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Warmup that doesn't involve legs?


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First of all, I'm not quite sure of this is the correct section to post this, so apologies if it's not.

 

I have a knee injury so I'm avoiding any exercises/moves that involve my legs. I'm simply doing exercises for my upper body & core only till my knee heels.

 

My only problem is, I can't manage to do a proper warmup without using my legs. Any ideas?

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I'd be interested to know of some too! Seems like knees are involved in everything these days :) What I've been doing is leg lifts on both sides with straight legs, then some planks if possible, and then the upper-body stretches and push/pulls. It seems to be going okay, but my knee doesn't seem to be getting any better, so I'd love to hear what other folks are doing :)

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What upper body exercises are you doing? If they're body weight, you typically don't need much of a warm up other that doing a first set at half the reps/time of the working ones. If you're talking weighted exercises like bench pressing, do sets at a lighter weight.

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What upper body exercises are you doing? If they're body weight, you typically don't need much of a warm up other that doing a first set at half the reps/time of the working ones. If you're talking weighted exercises like bench pressing, do sets at a lighter weight.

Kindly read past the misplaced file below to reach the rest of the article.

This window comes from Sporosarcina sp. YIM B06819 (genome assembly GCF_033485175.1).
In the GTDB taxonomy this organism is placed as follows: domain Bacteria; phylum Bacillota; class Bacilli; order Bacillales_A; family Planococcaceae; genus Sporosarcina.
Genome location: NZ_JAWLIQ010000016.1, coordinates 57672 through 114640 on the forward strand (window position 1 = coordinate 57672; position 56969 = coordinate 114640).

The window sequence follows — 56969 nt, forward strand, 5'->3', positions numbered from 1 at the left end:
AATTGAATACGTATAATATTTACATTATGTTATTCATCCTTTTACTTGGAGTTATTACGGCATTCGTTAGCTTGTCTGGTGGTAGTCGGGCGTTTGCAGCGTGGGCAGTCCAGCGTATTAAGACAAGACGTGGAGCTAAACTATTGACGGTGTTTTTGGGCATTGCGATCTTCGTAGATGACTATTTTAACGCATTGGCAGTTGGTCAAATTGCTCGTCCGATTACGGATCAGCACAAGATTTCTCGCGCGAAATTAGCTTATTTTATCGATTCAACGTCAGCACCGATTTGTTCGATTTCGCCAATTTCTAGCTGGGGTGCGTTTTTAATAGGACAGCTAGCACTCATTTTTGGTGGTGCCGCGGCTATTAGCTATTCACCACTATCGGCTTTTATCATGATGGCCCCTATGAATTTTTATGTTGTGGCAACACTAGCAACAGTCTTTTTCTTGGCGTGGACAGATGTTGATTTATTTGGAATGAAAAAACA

I'm doing body weight exercises, mainly different kinds of pushups and pull-ups/chin-ups.

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Easy stuff like pulls and pushups, yeah, no problem, no real warmup required.

 

Hard bodyweight stuff requires more warmup than weights though.  In general the wrist and elbow stresses are much higher than weighted work and need to be loosened up a bit.

 

Warmups aren't realy required though.  Save for a few things (straight arm isometrics, max sprints), the need to warm up is almost purely psychological.  Humans aren't designed to be so useless as to only be able to use our muscles without injury after first warming up.  If you think about it, that is a really stupid evolutionary adaptation (same with the need to eat before working out to perform best, lolwut?, what a stupid adaptation).

 

Now this isn't to say that ramping up won't help you perform better when working really heavy, because it most definitely will, but ramping up is not the same thing as warming up.  There is a neurological component to strength that ramping up most definitely enhances.  But the goals of warming up and ramping up are different (though a ramp up can function as a warmup).

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Hmmm, do you have access to a pool? It doesn't *not* use the lower body, but it wouldn't be weight-bearing?